• Soooooo ... the Texans don't miss Andre Johnson and Mario Williams all that much, I guess. Just when it looked like the South was up for grabs with those key injuries, Houston went into Tennessee and crushed the Titans. Schaub was extremely efficient (18 for 23, 2 TDs, no picks), Foster was dangerous on the ground and in the passing game as well (25 carries for 115 yards, 5 receptions for 119 yards, including a 78-yard TD), and Houston allowed Tennessee to convert just 2 of 10 on third down. The Texans' lead is just half a game, but on Sunday, it seemed like so much more.
  • The Titans have to feel that they're still in the hunt in the South, but the strength in the North and East pretty much ensures that there will not be a wild-card spot available for other teams, so it's either the division or nothing. Tennessee doesn't play Houston again until the final week of the season, which is good: they didn't really stop anything the Texans did, and they couldn't mount any offense of their own. With the NFC South on the schedule, the Titans don't have many easy games left; they have two games with Indianapolis and one with Jacksonville, but the rest will be tough. 
  • All of a sudden, Washington looks like the team we thought they'd be coming into the season and not the team that was alone atop the NFC East. Washington was -3 in turnovers against Carolina, and that made all the difference. Now that Rex Grossman is back to being the usual Florida quarterback in the NFL, Washington's offense looks like a bunch of backups, which is basically what it is: Grossman or Beck at QB, Hightower at RB, a bunch of meh guys at WR ... they're going to have to get some quality performances out of those guys to make a run at a wild-card spot, but I think it's unlikely this team will be able to reproduce their early-season success.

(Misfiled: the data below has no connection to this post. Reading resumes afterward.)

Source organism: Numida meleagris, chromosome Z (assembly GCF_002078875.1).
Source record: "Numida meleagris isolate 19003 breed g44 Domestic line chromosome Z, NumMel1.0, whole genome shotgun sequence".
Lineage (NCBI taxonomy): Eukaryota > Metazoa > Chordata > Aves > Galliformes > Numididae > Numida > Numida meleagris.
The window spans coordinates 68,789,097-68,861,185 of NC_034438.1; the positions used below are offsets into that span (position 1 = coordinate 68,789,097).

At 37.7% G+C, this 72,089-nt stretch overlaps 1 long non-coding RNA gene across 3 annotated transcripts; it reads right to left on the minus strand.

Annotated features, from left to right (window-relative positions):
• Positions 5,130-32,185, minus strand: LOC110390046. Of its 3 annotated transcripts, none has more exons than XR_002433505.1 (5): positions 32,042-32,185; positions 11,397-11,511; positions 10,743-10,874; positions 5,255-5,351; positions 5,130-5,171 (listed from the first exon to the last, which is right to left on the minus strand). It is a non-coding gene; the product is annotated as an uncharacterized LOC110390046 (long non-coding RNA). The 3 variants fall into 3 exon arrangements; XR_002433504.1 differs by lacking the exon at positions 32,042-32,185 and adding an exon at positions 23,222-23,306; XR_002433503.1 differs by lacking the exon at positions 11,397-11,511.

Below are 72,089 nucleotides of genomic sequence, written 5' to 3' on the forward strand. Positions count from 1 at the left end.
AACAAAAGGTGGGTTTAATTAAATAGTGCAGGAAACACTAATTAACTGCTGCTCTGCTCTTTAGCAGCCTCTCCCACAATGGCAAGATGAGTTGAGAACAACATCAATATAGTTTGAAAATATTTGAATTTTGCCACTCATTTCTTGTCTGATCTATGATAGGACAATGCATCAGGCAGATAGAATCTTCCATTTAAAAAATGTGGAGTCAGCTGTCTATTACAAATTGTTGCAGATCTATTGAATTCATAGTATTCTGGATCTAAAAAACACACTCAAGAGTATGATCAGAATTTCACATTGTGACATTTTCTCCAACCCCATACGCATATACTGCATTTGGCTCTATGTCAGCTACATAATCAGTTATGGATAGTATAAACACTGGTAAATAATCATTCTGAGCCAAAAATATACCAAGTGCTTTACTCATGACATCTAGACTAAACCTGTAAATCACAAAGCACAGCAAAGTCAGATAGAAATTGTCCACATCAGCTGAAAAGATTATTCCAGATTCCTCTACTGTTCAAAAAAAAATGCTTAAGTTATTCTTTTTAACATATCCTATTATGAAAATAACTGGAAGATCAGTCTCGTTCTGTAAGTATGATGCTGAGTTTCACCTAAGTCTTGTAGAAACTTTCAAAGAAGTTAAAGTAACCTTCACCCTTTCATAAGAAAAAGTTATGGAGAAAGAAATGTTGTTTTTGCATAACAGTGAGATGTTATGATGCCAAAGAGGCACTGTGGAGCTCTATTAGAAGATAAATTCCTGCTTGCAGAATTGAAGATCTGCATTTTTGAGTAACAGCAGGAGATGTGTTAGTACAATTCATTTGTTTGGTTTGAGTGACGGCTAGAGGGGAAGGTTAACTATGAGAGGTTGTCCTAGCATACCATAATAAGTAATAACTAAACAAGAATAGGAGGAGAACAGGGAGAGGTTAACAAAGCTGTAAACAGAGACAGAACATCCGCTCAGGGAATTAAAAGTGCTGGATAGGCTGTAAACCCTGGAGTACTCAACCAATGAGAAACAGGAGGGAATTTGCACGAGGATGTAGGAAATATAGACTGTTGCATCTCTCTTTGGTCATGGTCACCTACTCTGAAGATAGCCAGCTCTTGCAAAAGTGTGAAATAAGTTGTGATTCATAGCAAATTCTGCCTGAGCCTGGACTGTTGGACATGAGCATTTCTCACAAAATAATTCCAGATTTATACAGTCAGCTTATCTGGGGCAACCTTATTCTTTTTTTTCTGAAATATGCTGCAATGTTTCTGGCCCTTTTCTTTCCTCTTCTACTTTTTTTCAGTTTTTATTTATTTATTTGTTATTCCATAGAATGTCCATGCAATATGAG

• Cam Newton is still doing the same things he did at Auburn: run the ball, throw the ball, run some more, throw some more. Against weaker defenses, it works pretty well, and Washington's defense played the part admirably. Carolina probably needs another year or two to get enough talent to be able to rely less on Newton, which I think is a requirement at this level: QBs who do a lot of running take a lot of shots, and few teams have capable backups, especially teams who picked a QB #1 overall even though they already had a young QB on their roster.
  • Seattle is a bad team. Charlie Whitehurst completed 40% of his passes and threw for under 100 yards. The Seahawks were just 2 of 12 on third down. They made only one red zone trip and did not get a TD out of it. And yet, the defending division champs are 2-4 and actually beat the Giants on the road. They don't look anywhere near as good as the 49ers and are extremely unlikely to make the playoffs again, but those wins coupled with some bad seasons in other cities have already pushed Seattle well out of range of Andrew Luck, assuming that Pete Carroll realizes that Tarvaris Jackson is just as bad as Minnesota thought he was. Seattle has plenty of holes to fill, so even without a marquee QB in that spot (Russell Wilson, perhaps?), they'll need that pick and then some.